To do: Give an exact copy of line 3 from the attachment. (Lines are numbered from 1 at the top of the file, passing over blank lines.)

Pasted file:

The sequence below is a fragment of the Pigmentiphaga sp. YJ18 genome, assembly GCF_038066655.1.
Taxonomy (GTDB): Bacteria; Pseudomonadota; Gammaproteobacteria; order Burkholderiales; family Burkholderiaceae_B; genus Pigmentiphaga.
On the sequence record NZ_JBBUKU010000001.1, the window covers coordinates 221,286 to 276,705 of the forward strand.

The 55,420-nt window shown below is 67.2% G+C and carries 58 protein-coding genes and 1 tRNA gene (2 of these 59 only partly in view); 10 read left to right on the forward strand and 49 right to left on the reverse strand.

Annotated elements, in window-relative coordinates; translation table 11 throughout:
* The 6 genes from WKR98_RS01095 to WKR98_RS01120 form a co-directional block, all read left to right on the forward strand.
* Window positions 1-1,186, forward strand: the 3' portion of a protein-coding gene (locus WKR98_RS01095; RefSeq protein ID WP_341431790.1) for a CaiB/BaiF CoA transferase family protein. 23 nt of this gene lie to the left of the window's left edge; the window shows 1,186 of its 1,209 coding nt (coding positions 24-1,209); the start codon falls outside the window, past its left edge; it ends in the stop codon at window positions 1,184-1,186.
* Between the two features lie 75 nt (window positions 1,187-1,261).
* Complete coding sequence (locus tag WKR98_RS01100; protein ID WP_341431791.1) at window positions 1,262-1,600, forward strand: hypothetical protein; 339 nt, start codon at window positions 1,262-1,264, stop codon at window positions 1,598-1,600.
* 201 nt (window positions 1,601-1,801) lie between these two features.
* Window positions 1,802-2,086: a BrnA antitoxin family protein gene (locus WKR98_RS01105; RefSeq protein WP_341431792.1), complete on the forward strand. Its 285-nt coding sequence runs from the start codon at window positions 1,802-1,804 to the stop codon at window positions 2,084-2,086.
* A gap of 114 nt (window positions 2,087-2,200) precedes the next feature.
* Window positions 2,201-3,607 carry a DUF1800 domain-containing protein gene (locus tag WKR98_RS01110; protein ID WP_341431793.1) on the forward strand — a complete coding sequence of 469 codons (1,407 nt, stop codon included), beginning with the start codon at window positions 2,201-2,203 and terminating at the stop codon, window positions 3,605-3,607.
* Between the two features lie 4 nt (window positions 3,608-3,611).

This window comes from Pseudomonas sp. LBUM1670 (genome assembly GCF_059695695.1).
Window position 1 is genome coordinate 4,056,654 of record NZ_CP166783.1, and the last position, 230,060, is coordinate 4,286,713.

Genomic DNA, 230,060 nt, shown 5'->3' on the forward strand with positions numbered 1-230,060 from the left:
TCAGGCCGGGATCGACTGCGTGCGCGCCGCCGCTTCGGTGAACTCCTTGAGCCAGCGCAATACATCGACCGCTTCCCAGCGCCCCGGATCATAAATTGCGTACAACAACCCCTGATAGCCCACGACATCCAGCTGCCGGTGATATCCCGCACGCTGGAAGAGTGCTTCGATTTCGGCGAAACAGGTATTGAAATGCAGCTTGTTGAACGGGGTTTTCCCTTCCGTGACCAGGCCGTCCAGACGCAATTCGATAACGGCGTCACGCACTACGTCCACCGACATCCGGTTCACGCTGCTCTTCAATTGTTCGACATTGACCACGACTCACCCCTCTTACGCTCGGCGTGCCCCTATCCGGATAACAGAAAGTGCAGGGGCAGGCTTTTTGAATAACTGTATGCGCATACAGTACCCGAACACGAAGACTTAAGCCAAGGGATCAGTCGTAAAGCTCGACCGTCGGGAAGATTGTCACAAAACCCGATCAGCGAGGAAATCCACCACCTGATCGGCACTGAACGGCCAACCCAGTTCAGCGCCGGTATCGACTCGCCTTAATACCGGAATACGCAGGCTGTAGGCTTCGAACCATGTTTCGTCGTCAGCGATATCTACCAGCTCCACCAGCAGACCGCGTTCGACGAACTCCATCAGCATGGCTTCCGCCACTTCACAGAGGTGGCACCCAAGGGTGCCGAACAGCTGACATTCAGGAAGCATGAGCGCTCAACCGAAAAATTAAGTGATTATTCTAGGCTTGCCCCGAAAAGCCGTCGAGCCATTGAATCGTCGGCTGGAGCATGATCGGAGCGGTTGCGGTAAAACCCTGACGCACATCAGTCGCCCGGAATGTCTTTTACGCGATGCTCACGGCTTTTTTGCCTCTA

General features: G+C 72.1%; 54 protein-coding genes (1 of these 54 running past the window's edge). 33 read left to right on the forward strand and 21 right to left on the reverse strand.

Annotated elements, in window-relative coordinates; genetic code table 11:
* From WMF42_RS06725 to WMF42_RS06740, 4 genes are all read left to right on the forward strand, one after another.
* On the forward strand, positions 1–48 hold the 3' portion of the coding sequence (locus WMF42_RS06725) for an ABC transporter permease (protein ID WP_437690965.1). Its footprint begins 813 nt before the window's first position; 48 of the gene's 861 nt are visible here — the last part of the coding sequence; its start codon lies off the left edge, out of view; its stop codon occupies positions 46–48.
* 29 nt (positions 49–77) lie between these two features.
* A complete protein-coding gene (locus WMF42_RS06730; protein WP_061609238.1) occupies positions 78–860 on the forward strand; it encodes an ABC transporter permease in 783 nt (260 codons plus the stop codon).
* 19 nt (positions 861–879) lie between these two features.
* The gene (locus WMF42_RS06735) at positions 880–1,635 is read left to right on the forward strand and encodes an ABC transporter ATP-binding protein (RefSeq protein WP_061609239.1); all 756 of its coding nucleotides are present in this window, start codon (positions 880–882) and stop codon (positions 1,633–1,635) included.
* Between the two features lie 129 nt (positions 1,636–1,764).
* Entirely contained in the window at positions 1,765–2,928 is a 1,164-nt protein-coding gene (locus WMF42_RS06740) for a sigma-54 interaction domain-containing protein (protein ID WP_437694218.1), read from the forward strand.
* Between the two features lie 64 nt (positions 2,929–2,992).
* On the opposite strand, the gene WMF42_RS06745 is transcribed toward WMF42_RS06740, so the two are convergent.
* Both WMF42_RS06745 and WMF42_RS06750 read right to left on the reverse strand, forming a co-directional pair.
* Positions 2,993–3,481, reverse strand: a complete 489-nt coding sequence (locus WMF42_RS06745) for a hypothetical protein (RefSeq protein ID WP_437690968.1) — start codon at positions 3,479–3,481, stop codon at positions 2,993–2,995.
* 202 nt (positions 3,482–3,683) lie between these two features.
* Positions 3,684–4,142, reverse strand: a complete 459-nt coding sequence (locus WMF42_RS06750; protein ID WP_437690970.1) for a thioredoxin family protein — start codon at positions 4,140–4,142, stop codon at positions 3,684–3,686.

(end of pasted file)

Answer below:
On the sequence record NZ_JBBUKU010000001.1, the window covers coordinates 221,286 to 276,705 of the forward strand.